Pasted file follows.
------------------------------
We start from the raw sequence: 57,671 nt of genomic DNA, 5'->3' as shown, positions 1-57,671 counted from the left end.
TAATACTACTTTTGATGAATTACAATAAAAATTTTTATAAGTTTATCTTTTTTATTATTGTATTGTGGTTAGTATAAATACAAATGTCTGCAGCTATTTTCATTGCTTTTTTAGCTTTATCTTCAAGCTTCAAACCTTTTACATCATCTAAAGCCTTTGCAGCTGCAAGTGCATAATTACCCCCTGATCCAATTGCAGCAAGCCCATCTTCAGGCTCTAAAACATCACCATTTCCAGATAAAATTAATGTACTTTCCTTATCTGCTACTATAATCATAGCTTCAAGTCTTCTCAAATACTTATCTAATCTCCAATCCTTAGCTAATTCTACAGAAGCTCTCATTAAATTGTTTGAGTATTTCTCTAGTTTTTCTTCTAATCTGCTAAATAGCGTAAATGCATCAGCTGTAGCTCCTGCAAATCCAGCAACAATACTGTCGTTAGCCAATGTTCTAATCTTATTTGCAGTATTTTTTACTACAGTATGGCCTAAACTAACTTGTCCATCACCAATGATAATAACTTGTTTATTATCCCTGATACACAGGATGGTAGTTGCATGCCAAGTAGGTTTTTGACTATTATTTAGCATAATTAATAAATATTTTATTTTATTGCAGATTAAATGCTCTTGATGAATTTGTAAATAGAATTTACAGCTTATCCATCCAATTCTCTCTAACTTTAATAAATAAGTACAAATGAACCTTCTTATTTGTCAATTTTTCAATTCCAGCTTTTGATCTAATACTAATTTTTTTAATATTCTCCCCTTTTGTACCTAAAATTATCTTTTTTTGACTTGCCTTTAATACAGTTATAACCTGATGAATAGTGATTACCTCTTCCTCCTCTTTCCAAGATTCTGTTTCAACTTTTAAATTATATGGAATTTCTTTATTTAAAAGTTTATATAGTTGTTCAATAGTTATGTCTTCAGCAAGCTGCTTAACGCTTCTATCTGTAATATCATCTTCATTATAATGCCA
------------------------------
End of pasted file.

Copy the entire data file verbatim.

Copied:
We start from the raw sequence: 57,671 nt of genomic DNA, 5'->3' as shown, positions 1-57,671 counted from the left end.
TAATACTACTTTTGATGAATTACAATAAAAATTTTTATAAGTTTATCTTTTTTATTATTGTATTGTGGTTAGTATAAATACAAATGTCTGCAGCTATTTTCATTGCTTTTTTAGCTTTATCTTCAAGCTTCAAACCTTTTACATCATCTAAAGCCTTTGCAGCTGCAAGTGCATAATTACCCCCTGATCCAATTGCAGCAAGCCCATCTTCAGGCTCTAAAACATCACCATTTCCAGATAAAATTAATGTACTTTCCTTATCTGCTACTATAATCATAGCTTCAAGTCTTCTCAAATACTTATCTAATCTCCAATCCTTAGCTAATTCTACAGAAGCTCTCATTAAATTGTTTGAGTATTTCTCTAGTTTTTCTTCTAATCTGCTAAATAGCGTAAATGCATCAGCTGTAGCTCCTGCAAATCCAGCAACAATACTGTCGTTAGCCAATGTTCTAATCTTATTTGCAGTATTTTTTACTACAGTATGGCCTAAACTAACTTGTCCATCACCAATGATAATAACTTGTTTATTATCCCTGATACACAGGATGGTAGTTGCATGCCAAGTAGGTTTTTGACTATTATTTAGCATAATTAATAAATATTTTATTTTATTGCAGATTAAATGCTCTTGATGAATTTGTAAATAGAATTTACAGCTTATCCATCCAATTCTCTCTAACTTTAATAAATAAGTACAAATGAACCTTCTTATTTGTCAATTTTTCAATTCCAGCTTTTGATCTAATACTAATTTTTTTAATATTCTCCCCTTTTGTACCTAAAATTATCTTTTTTTGACTTGCCTTTAATACAGTTATAACCTGATGAATAGTGATTACCTCTTCCTCCTCTTTCCAAGATTCTGTTTCAACTTTTAAATTATATGGAATTTCTTTATTTAAAAGTTTATATAGTTGTTCAATAGTTATGTCTTCAGCAAGCTGCTTAACGCTTCTATCTGTAATATCATCTTCATTATAATGCCA